Then, in the process of me playing with this, an astounding thing happened. I managed to explain meditation to the hyperactive almost-6-year-old-- briefly enough that he listened!-- and then since I was doing it I asked if he wanted to try. (Baby was asleep.) I lit incense, we both sat on the zafus and I set the timer for one minute. He totally copied me and I am pretty sure he kept his eyes closed the whole minute. When the gong went off he was just peeking to see if I was looking, then gave me his total charmer smile :) I asked if he wanted to do it again, and for how long, and he said 2 minutes, so we did it again. Then he says, in a protesting tone, "MOM! this will make me forget about all the things I want!"


He figures this out after three minutes of meditation. My child is the Buddha.

And what a thing to realize, to choose not to forget those things-- to choose actively to remain engaged, rather than being a victim of your thoughts-- what a completely different place to be in!

The OTHER miraculous thing he said today-- as if that wasn't enough-- was this about the dog digging under the chicken fence (as he was perched on a ladder saying "go Pedro go!"): "Mom, to get him to be a good dog we have to encourage him to do what he wants to do!"

Maybe I'm succeeding at this unschooling thing after all.

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Tuesday, September 09, 2008

Iris says: "Eat yogurt, it's good for your complexion."

She is walking now, and fairly well, too. This morning she woke up, looked at her still-sleeping brother, and announced: "Bwuh-vah. Nye-nye!" (If you don't speak baby-ese, that translates to "Brother. Night-night!")

She is so. stinkin'. CUTE.

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Sunday, September 07, 2008

Run, Chicken, Run!

More of the chickens, including their new run, which Brad built from studs salvaged from a wall removed from his parents' house, plus pressure-treated 1x6's and 4x4's where it contacts the ground:

This run is much too heavy to put wheels on and make movable, so hopefully I can talk Brad into building a "chicken tractor" over the winter. I love the idea of letting the birds do some of my gardening work for me!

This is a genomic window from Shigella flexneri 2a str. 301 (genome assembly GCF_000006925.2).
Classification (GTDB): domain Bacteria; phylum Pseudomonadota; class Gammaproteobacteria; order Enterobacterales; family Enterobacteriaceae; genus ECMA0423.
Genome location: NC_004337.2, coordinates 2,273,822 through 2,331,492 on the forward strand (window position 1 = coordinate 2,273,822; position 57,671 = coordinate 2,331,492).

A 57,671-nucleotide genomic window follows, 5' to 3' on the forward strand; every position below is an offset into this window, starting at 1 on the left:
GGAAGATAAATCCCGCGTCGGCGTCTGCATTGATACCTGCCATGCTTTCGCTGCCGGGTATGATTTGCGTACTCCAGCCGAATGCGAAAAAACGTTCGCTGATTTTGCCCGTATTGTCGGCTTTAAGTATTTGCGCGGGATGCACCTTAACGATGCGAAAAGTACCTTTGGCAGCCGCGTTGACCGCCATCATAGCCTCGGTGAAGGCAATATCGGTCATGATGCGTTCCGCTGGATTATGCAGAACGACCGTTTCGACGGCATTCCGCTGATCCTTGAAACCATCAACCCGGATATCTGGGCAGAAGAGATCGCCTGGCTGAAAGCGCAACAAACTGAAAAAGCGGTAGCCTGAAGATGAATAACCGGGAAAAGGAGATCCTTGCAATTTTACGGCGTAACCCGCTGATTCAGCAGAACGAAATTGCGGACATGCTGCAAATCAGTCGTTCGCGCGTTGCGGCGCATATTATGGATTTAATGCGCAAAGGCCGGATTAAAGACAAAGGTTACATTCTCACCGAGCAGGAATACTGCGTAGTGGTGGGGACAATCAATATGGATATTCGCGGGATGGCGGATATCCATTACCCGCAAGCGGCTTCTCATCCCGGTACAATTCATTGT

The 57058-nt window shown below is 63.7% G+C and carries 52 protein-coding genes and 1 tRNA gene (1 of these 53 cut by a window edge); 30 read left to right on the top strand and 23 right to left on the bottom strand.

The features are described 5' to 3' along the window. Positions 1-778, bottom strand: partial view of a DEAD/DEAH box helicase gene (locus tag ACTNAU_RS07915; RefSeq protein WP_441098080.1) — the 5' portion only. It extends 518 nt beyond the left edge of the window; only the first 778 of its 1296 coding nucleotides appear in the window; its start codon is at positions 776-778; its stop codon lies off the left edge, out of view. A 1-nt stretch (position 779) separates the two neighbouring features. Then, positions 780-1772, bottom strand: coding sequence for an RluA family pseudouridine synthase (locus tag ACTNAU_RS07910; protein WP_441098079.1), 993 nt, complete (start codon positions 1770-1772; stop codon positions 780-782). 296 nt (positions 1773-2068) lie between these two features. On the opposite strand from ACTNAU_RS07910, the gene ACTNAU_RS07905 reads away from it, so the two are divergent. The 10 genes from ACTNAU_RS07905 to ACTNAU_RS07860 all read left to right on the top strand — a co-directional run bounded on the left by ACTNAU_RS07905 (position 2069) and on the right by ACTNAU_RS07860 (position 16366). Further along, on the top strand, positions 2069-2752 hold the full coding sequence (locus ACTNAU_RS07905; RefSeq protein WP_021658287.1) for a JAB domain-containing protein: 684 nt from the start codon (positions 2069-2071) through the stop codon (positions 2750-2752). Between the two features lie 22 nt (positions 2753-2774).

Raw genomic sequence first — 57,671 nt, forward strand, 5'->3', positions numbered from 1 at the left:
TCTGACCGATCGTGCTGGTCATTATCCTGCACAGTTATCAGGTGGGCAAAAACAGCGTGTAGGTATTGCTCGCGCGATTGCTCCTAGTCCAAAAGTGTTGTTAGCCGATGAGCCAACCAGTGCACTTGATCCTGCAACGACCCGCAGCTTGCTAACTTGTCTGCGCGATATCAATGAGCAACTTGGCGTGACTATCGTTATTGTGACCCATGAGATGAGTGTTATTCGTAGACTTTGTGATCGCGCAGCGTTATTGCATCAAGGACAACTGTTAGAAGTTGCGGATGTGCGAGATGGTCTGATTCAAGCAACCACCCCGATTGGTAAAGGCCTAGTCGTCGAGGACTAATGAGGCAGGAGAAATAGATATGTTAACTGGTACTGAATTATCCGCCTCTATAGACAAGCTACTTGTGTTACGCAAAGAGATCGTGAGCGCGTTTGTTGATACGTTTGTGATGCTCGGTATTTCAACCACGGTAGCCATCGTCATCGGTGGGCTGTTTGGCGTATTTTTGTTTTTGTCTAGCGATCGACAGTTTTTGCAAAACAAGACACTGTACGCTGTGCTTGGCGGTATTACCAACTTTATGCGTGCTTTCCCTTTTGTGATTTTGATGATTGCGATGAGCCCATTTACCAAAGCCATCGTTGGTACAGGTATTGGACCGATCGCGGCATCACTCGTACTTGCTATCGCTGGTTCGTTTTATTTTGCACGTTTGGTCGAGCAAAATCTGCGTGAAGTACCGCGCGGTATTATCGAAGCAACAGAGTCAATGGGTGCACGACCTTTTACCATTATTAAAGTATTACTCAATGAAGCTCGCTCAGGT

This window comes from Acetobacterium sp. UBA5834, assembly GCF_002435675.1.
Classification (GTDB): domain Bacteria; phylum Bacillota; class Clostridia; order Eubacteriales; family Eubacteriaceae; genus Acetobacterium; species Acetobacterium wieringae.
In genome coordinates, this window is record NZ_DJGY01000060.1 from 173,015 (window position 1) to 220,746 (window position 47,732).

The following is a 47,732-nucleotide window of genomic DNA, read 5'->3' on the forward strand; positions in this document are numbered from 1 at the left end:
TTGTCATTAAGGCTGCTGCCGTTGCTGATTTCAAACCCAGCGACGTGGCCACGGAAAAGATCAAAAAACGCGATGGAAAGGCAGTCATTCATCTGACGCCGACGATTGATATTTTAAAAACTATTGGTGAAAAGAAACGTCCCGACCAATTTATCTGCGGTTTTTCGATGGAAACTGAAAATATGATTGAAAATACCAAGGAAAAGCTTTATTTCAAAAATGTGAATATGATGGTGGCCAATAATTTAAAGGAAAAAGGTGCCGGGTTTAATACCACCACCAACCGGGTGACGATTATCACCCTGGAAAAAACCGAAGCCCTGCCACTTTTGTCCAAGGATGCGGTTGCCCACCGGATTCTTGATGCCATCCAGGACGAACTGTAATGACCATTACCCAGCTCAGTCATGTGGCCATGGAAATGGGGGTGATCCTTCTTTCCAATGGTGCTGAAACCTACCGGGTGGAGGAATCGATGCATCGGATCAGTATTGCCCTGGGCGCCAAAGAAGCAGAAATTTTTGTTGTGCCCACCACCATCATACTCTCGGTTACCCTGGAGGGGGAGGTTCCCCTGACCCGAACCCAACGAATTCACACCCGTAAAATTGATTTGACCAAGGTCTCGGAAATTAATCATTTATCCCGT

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Friday, September 05, 2008

Atlanta Botanical Gardens

Too often I'm trying entirely too hard to write something impressive here. Not today! I took the kids to the Atlanta Botanical Gardens yesterday, where they have a special exhibit called "Sculptures in Motion" (which, you might infer, consists of sculptures... that move...). Not only are the scupltures quite nifty, but so are the kids, if I do say so myself. Enjoy!Not part of the "motion" exhibit, this blown glass piece is a permanent part of the gardens. Galen poses in front of the fountain near the cafe.

A giant easel, with mirrored rectangles suspended by wires that sway in the breeze.

Galen pushes a massive revolving rock.

Huge mobile over a small pool inside the orchid house (or whatever it's called).

Galen calls this one "the big 8." One of his favorites. This picture is to show Daddy how big the 8 is (since he didn't go with us this trip).
My personal favorite. I want to make one of these.

A second favorite sculpture, and perhaps my favorite photo, not only because it's so fantastic, but because Galen took it! Isn't it great?!

Galen wanted multiple photos of his new toy :)

Galen took this one of me and Iris. Wow, my arm looks really buff! lol

And now, the "Iris is so stinkin' cute by the Japanese garden" series:

Eating a rock!

Kicking away at the rocks under her feet-- see the bare spot on the ground?

What?! Who, me??